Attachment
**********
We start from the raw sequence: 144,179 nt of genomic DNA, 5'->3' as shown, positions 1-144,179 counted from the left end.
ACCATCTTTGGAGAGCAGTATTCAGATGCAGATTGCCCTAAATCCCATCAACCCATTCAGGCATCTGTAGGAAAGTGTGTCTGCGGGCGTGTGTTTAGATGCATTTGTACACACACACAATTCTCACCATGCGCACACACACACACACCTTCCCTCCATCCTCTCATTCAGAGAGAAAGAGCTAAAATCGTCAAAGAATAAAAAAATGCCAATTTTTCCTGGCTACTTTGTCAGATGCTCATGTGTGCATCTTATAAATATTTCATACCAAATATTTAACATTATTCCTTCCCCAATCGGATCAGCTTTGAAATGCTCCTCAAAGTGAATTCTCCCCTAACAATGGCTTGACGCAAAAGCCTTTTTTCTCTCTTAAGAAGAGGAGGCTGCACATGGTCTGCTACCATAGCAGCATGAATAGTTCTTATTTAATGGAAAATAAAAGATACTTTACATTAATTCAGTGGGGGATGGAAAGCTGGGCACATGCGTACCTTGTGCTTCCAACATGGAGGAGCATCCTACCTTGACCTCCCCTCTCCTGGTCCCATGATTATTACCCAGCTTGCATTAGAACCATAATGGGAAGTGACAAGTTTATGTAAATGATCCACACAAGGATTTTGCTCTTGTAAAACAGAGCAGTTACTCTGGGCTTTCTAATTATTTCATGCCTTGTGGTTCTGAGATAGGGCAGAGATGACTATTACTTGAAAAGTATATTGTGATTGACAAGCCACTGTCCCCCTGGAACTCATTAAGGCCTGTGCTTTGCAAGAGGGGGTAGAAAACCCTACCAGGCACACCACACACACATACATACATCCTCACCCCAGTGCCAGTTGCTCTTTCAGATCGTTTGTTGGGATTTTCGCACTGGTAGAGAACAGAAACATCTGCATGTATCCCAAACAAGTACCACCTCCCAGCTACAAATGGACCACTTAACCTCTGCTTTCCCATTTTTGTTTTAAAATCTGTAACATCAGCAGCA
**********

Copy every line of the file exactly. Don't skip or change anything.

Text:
We start from the raw sequence: 144,179 nt of genomic DNA, 5'->3' as shown, positions 1-144,179 counted from the left end.
ACCATCTTTGGAGAGCAGTATTCAGATGCAGATTGCCCTAAATCCCATCAACCCATTCAGGCATCTGTAGGAAAGTGTGTCTGCGGGCGTGTGTTTAGATGCATTTGTACACACACACAATTCTCACCATGCGCACACACACACACACCTTCCCTCCATCCTCTCATTCAGAGAGAAAGAGCTAAAATCGTCAAAGAATAAAAAAATGCCAATTTTTCCTGGCTACTTTGTCAGATGCTCATGTGTGCATCTTATAAATATTTCATACCAAATATTTAACATTATTCCTTCCCCAATCGGATCAGCTTTGAAATGCTCCTCAAAGTGAATTCTCCCCTAACAATGGCTTGACGCAAAAGCCTTTTTTCTCTCTTAAGAAGAGGAGGCTGCACATGGTCTGCTACCATAGCAGCATGAATAGTTCTTATTTAATGGAAAATAAAAGATACTTTACATTAATTCAGTGGGGGATGGAAAGCTGGGCACATGCGTACCTTGTGCTTCCAACATGGAGGAGCATCCTACCTTGACCTCCCCTCTCCTGGTCCCATGATTATTACCCAGCTTGCATTAGAACCATAATGGGAAGTGACAAGTTTATGTAAATGATCCACACAAGGATTTTGCTCTTGTAAAACAGAGCAGTTACTCTGGGCTTTCTAATTATTTCATGCCTTGTGGTTCTGAGATAGGGCAGAGATGACTATTACTTGAAAAGTATATTGTGATTGACAAGCCACTGTCCCCCTGGAACTCATTAAGGCCTGTGCTTTGCAAGAGGGGGTAGAAAACCCTACCAGGCACACCACACACACATACATACATCCTCACCCCAGTGCCAGTTGCTCTTTCAGATCGTTTGTTGGGATTTTCGCACTGGTAGAGAACAGAAACATCTGCATGTATCCCAAACAAGTACCACCTCCCAGCTACAAATGGACCACTTAACCTCTGCTTTCCCATTTTTGTTTTAAAATCTGTAACATCAGCAGCA